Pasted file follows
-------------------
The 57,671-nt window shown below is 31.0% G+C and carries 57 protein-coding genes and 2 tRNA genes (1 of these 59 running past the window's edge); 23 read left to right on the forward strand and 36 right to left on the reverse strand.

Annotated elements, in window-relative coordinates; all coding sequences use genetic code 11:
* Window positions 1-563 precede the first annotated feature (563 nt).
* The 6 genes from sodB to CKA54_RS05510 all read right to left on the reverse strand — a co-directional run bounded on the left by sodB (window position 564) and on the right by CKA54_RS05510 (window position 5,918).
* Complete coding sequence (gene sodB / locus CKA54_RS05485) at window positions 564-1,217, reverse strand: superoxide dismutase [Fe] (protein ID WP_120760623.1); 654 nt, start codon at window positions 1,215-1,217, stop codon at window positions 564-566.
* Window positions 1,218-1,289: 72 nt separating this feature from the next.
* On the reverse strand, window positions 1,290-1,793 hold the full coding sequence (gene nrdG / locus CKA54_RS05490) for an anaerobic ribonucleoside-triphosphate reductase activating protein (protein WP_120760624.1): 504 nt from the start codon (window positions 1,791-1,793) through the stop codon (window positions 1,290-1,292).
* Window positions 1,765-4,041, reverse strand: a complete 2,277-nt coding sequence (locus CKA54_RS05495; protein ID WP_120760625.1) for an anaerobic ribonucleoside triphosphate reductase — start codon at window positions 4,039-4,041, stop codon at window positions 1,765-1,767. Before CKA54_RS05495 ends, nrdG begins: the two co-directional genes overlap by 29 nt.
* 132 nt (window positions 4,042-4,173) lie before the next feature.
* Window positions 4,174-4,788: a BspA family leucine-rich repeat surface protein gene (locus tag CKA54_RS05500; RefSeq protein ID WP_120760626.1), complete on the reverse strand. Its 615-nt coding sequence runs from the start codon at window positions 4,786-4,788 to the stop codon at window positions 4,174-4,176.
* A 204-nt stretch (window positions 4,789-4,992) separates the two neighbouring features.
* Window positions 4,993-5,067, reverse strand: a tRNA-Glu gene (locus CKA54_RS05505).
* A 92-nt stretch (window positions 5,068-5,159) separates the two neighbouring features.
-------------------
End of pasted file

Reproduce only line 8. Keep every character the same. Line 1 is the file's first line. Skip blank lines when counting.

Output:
* Window positions 1,765-4,041, reverse strand: a complete 2,277-nt coding sequence (locus CKA54_RS05495; protein ID WP_120760625.1) for an anaerobic ribonucleoside triphosphate reductase — start codon at window positions 4,039-4,041, stop codon at window positions 1,765-1,767. Before CKA54_RS05495 ends, nrdG begins: the two co-directional genes overlap by 29 nt.